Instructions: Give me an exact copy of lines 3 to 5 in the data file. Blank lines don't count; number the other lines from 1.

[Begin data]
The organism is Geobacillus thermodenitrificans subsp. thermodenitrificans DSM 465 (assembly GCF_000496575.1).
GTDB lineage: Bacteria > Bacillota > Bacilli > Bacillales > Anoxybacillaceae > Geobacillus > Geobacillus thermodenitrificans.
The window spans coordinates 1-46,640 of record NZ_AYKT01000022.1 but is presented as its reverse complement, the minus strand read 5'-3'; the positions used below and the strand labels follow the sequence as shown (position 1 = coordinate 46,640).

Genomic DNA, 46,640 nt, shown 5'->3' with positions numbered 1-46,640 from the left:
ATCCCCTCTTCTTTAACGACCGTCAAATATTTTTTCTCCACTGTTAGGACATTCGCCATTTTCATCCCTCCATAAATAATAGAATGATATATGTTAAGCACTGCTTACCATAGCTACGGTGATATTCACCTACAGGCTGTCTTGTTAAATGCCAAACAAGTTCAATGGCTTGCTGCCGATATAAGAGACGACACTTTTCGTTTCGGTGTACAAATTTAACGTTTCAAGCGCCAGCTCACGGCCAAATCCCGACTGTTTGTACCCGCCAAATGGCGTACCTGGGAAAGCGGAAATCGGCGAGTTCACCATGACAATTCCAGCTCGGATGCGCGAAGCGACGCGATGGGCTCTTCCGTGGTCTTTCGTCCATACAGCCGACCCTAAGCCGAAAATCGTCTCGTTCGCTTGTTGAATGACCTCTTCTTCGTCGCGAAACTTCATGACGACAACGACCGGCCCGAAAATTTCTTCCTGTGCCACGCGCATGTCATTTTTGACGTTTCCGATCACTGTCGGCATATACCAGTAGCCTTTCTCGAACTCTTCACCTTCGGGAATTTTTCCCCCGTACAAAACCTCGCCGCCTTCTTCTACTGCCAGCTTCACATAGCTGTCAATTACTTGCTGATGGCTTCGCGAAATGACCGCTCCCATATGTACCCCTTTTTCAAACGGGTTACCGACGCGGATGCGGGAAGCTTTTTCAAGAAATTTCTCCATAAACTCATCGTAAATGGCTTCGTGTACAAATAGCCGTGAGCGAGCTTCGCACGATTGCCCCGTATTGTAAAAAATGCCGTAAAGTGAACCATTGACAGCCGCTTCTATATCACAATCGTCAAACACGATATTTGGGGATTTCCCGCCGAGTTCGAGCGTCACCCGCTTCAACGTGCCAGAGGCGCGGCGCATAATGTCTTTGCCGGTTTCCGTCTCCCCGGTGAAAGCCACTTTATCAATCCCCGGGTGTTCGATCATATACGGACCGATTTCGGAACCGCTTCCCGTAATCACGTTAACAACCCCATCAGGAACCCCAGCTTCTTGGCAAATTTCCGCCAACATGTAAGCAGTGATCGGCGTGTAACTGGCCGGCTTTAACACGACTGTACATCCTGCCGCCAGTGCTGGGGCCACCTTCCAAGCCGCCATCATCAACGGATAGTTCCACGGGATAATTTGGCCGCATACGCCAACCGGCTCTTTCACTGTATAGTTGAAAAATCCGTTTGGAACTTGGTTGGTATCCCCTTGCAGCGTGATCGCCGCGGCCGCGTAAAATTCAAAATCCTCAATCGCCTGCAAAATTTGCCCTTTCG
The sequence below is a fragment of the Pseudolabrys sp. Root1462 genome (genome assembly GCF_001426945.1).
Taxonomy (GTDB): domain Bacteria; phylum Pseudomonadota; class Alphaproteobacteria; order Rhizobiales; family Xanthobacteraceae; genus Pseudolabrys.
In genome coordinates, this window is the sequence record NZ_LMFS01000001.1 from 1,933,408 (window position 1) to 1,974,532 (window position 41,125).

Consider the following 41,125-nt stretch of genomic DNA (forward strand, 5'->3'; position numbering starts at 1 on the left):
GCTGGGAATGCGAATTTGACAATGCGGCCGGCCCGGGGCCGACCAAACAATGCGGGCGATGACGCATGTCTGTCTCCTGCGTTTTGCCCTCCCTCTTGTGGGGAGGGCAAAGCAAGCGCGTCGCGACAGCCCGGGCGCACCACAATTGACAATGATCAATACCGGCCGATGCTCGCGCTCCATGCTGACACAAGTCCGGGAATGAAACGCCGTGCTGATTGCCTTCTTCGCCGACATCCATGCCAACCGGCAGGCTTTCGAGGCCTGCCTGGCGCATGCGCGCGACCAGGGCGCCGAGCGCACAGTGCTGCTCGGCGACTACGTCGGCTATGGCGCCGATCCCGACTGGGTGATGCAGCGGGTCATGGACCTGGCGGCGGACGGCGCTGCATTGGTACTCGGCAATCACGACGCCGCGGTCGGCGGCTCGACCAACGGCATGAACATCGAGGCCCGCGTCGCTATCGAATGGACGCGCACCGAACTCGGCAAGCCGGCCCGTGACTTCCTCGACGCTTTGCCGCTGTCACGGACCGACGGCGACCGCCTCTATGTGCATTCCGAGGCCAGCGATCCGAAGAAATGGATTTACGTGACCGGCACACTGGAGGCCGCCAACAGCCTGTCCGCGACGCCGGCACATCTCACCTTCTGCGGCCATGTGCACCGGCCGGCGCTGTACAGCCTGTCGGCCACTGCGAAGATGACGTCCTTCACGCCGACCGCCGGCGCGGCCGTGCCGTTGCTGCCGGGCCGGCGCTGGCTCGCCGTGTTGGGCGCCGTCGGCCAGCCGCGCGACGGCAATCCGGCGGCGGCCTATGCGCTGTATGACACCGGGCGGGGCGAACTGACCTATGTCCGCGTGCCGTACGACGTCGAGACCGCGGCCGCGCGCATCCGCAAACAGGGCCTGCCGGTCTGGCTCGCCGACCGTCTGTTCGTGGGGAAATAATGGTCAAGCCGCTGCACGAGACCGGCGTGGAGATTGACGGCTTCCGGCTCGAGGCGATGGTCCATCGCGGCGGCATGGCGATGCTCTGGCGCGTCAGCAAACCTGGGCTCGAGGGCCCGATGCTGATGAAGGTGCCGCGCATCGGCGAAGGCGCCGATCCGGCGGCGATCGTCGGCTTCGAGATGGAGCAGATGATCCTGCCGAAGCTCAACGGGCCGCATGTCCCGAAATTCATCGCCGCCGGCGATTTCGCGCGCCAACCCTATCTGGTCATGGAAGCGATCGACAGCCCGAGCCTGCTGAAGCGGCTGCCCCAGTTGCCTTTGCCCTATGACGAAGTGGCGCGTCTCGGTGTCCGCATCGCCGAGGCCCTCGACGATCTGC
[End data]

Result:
The window spans coordinates 1-46,640 of record NZ_AYKT01000022.1 but is presented as its reverse complement, the minus strand read 5'-3'; the positions used below and the strand labels follow the sequence as shown (position 1 = coordinate 46,640).

Genomic DNA, 46,640 nt, shown 5'->3' with positions numbered 1-46,640 from the left:
ATCCCCTCTTCTTTAACGACCGTCAAATATTTTTTCTCCACTGTTAGGACATTCGCCATTTTCATCCCTCCATAAATAATAGAATGATATATGTTAAGCACTGCTTACCATAGCTACGGTGATATTCACCTACAGGCTGTCTTGTTAAATGCCAAACAAGTTCAATGGCTTGCTGCCGATATAAGAGACGACACTTTTCGTTTCGGTGTACAAATTTAACGTTTCAAGCGCCAGCTCACGGCCAAATCCCGACTGTTTGTACCCGCCAAATGGCGTACCTGGGAAAGCGGAAATCGGCGAGTTCACCATGACAATTCCAGCTCGGATGCGCGAAGCGACGCGATGGGCTCTTCCGTGGTCTTTCGTCCATACAGCCGACCCTAAGCCGAAAATCGTCTCGTTCGCTTGTTGAATGACCTCTTCTTCGTCGCGAAACTTCATGACGACAACGACCGGCCCGAAAATTTCTTCCTGTGCCACGCGCATGTCATTTTTGACGTTTCCGATCACTGTCGGCATATACCAGTAGCCTTTCTCGAACTCTTCACCTTCGGGAATTTTTCCCCCGTACAAAACCTCGCCGCCTTCTTCTACTGCCAGCTTCACATAGCTGTCAATTACTTGCTGATGGCTTCGCGAAATGACCGCTCCCATATGTACCCCTTTTTCAAACGGGTTACCGACGCGGATGCGGGAAGCTTTTTCAAGAAATTTCTCCATAAACTCATCGTAAATGGCTTCGTGTACAAATAGCCGTGAGCGAGCTTCGCACGATTGCCCCGTATTGTAAAAAATGCCGTAAAGTGAACCATTGACAGCCGCTTCTATATCACAATCGTCAAACACGATATTTGGGGATTTCCCGCCGAGTTCGAGCGTCACCCGCTTCAACGTGCCAGAGGCGCGGCGCATAATGTCTTTGCCGGTTTCCGTCTCCCCGGTGAAAGCCACTTTATCAATCCCCGGGTGTTCGATCATATACGGACCGATTTCGGAACCGCTTCCCGTAATCACGTTAACAACCCCATCAGGAACCCCAGCTTCTTGGCAAATTTCCGCCAACATGTAAGCAGTGATCGGCGTGTAACTGGCCGGCTTTAACACGACTGTACATCCTGCCGCCAGTGCTGGGGCCACCTTCCAAGCCGCCATCATCAACGGATAGTTCCACGGGATAATTTGGCCGCATACGCCAACCGGCTCTTTCACTGTATAGTTGAAAAATCCGTTTGGAACTTGGTTGGTATCCCCTTGCAGCGTGATCGCCGCGGCCGCGTAAAATTCAAAATCCTCAATCGCCTGCAAAATTTGCCCTTTCG